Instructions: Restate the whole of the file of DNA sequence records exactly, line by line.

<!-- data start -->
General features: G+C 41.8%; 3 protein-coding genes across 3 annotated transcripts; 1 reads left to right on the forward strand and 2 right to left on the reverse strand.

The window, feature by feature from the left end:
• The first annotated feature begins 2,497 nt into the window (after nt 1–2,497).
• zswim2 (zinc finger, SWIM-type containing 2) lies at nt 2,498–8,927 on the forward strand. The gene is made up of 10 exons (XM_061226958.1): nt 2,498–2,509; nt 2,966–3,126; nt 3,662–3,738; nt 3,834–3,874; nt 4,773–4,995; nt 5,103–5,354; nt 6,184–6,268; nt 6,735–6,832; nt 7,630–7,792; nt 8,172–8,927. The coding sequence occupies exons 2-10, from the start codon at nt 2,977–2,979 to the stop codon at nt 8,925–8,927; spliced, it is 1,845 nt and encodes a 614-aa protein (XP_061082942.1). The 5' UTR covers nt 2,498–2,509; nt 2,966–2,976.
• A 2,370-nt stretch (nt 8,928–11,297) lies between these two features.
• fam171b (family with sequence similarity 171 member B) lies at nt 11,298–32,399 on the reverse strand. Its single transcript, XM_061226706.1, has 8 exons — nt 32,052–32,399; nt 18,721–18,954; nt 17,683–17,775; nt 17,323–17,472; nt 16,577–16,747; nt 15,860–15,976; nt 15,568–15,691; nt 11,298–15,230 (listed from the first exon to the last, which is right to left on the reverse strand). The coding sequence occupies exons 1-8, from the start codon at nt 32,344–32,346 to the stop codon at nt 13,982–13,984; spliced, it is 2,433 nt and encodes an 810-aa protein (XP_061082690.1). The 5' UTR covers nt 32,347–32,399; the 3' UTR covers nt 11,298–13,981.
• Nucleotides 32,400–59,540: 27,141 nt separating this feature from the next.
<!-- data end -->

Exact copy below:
General features: G+C 41.8%; 3 protein-coding genes across 3 annotated transcripts; 1 reads left to right on the forward strand and 2 right to left on the reverse strand.

The window, feature by feature from the left end:
• The first annotated feature begins 2,497 nt into the window (after nt 1–2,497).
• zswim2 (zinc finger, SWIM-type containing 2) lies at nt 2,498–8,927 on the forward strand. The gene is made up of 10 exons (XM_061226958.1): nt 2,498–2,509; nt 2,966–3,126; nt 3,662–3,738; nt 3,834–3,874; nt 4,773–4,995; nt 5,103–5,354; nt 6,184–6,268; nt 6,735–6,832; nt 7,630–7,792; nt 8,172–8,927. The coding sequence occupies exons 2-10, from the start codon at nt 2,977–2,979 to the stop codon at nt 8,925–8,927; spliced, it is 1,845 nt and encodes a 614-aa protein (XP_061082942.1). The 5' UTR covers nt 2,498–2,509; nt 2,966–2,976.
• A 2,370-nt stretch (nt 8,928–11,297) lies between these two features.
• fam171b (family with sequence similarity 171 member B) lies at nt 11,298–32,399 on the reverse strand. Its single transcript, XM_061226706.1, has 8 exons — nt 32,052–32,399; nt 18,721–18,954; nt 17,683–17,775; nt 17,323–17,472; nt 16,577–16,747; nt 15,860–15,976; nt 15,568–15,691; nt 11,298–15,230 (listed from the first exon to the last, which is right to left on the reverse strand). The coding sequence occupies exons 1-8, from the start codon at nt 32,344–32,346 to the stop codon at nt 13,982–13,984; spliced, it is 2,433 nt and encodes an 810-aa protein (XP_061082690.1). The 5' UTR covers nt 32,347–32,399; the 3' UTR covers nt 11,298–13,981.
• Nucleotides 32,400–59,540: 27,141 nt separating this feature from the next.